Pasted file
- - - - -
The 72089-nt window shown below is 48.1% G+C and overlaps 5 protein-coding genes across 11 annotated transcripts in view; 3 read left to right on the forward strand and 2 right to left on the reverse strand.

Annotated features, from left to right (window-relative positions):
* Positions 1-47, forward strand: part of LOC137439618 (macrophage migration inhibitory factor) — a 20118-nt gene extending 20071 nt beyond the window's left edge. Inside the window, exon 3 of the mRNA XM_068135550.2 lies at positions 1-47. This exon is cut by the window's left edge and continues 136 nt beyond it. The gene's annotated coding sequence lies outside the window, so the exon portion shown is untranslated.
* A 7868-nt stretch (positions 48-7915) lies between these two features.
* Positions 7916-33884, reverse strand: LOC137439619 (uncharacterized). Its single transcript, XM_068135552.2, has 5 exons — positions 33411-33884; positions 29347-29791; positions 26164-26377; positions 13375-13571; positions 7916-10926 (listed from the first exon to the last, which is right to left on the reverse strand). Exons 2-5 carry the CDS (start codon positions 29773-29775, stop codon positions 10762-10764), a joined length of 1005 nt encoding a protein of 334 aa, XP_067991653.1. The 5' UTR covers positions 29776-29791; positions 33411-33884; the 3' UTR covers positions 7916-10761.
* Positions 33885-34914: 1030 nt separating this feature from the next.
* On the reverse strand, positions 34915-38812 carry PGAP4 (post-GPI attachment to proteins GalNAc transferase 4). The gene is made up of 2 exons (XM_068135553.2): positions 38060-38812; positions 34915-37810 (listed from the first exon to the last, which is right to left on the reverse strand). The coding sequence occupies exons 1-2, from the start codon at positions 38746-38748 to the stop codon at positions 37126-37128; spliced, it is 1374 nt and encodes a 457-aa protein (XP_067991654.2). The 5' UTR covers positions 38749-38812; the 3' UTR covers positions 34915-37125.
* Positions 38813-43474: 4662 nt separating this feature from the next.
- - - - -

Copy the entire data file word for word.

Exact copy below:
The 72089-nt window shown below is 48.1% G+C and overlaps 5 protein-coding genes across 11 annotated transcripts in view; 3 read left to right on the forward strand and 2 right to left on the reverse strand.

Annotated features, from left to right (window-relative positions):
* Positions 1-47, forward strand: part of LOC137439618 (macrophage migration inhibitory factor) — a 20118-nt gene extending 20071 nt beyond the window's left edge. Inside the window, exon 3 of the mRNA XM_068135550.2 lies at positions 1-47. This exon is cut by the window's left edge and continues 136 nt beyond it. The gene's annotated coding sequence lies outside the window, so the exon portion shown is untranslated.
* A 7868-nt stretch (positions 48-7915) lies between these two features.
* Positions 7916-33884, reverse strand: LOC137439619 (uncharacterized). Its single transcript, XM_068135552.2, has 5 exons — positions 33411-33884; positions 29347-29791; positions 26164-26377; positions 13375-13571; positions 7916-10926 (listed from the first exon to the last, which is right to left on the reverse strand). Exons 2-5 carry the CDS (start codon positions 29773-29775, stop codon positions 10762-10764), a joined length of 1005 nt encoding a protein of 334 aa, XP_067991653.1. The 5' UTR covers positions 29776-29791; positions 33411-33884; the 3' UTR covers positions 7916-10761.
* Positions 33885-34914: 1030 nt separating this feature from the next.
* On the reverse strand, positions 34915-38812 carry PGAP4 (post-GPI attachment to proteins GalNAc transferase 4). The gene is made up of 2 exons (XM_068135553.2): positions 38060-38812; positions 34915-37810 (listed from the first exon to the last, which is right to left on the reverse strand). The coding sequence occupies exons 1-2, from the start codon at positions 38746-38748 to the stop codon at positions 37126-37128; spliced, it is 1374 nt and encodes a 457-aa protein (XP_067991654.2). The 5' UTR covers positions 38749-38812; the 3' UTR covers positions 34915-37125.
* Positions 38813-43474: 4662 nt separating this feature from the next.